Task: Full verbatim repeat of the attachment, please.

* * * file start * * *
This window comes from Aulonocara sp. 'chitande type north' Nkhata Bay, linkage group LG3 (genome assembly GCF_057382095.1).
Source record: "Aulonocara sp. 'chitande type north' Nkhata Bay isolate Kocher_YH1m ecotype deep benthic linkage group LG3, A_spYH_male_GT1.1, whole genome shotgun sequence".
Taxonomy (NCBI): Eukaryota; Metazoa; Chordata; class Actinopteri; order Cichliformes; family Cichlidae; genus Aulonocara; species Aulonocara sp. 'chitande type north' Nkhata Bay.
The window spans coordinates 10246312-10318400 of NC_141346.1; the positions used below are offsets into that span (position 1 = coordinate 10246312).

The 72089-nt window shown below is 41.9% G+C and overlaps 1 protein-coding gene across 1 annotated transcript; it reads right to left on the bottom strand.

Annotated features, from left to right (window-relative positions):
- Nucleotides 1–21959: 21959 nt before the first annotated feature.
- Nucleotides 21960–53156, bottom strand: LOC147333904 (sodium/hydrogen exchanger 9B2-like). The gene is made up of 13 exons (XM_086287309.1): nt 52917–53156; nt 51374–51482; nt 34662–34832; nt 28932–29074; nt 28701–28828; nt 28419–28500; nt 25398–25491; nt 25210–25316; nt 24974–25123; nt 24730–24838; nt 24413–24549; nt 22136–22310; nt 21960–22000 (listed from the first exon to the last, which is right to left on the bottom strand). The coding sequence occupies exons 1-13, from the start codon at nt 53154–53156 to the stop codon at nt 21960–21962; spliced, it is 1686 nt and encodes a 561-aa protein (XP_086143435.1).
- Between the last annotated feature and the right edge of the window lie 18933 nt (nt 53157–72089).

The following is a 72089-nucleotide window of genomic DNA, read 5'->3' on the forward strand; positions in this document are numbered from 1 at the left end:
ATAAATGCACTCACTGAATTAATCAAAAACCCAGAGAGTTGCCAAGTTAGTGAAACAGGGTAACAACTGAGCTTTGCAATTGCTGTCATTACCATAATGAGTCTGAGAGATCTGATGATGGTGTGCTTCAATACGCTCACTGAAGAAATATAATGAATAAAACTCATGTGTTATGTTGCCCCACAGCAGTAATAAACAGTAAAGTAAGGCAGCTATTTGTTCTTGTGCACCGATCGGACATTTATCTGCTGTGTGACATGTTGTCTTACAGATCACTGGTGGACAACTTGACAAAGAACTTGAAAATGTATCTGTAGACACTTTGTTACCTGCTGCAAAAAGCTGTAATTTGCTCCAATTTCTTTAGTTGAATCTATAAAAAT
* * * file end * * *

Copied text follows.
This window comes from Aulonocara sp. 'chitande type north' Nkhata Bay, linkage group LG3 (genome assembly GCF_057382095.1).
Source record: "Aulonocara sp. 'chitande type north' Nkhata Bay isolate Kocher_YH1m ecotype deep benthic linkage group LG3, A_spYH_male_GT1.1, whole genome shotgun sequence".
Taxonomy (NCBI): Eukaryota; Metazoa; Chordata; class Actinopteri; order Cichliformes; family Cichlidae; genus Aulonocara; species Aulonocara sp. 'chitande type north' Nkhata Bay.
The window spans coordinates 10246312-10318400 of NC_141346.1; the positions used below are offsets into that span (position 1 = coordinate 10246312).

The 72089-nt window shown below is 41.9% G+C and overlaps 1 protein-coding gene across 1 annotated transcript; it reads right to left on the bottom strand.

Annotated features, from left to right (window-relative positions):
- Nucleotides 1–21959: 21959 nt before the first annotated feature.
- Nucleotides 21960–53156, bottom strand: LOC147333904 (sodium/hydrogen exchanger 9B2-like). The gene is made up of 13 exons (XM_086287309.1): nt 52917–53156; nt 51374–51482; nt 34662–34832; nt 28932–29074; nt 28701–28828; nt 28419–28500; nt 25398–25491; nt 25210–25316; nt 24974–25123; nt 24730–24838; nt 24413–24549; nt 22136–22310; nt 21960–22000 (listed from the first exon to the last, which is right to left on the bottom strand). The coding sequence occupies exons 1-13, from the start codon at nt 53154–53156 to the stop codon at nt 21960–21962; spliced, it is 1686 nt and encodes a 561-aa protein (XP_086143435.1).
- Between the last annotated feature and the right edge of the window lie 18933 nt (nt 53157–72089).

The following is a 72089-nucleotide window of genomic DNA, read 5'->3' on the forward strand; positions in this document are numbered from 1 at the left end:
ATAAATGCACTCACTGAATTAATCAAAAACCCAGAGAGTTGCCAAGTTAGTGAAACAGGGTAACAACTGAGCTTTGCAATTGCTGTCATTACCATAATGAGTCTGAGAGATCTGATGATGGTGTGCTTCAATACGCTCACTGAAGAAATATAATGAATAAAACTCATGTGTTATGTTGCCCCACAGCAGTAATAAACAGTAAAGTAAGGCAGCTATTTGTTCTTGTGCACCGATCGGACATTTATCTGCTGTGTGACATGTTGTCTTACAGATCACTGGTGGACAACTTGACAAAGAACTTGAAAATGTATCTGTAGACACTTTGTTACCTGCTGCAAAAAGCTGTAATTTGCTCCAATTTCTTTAGTTGAATCTATAAAAAT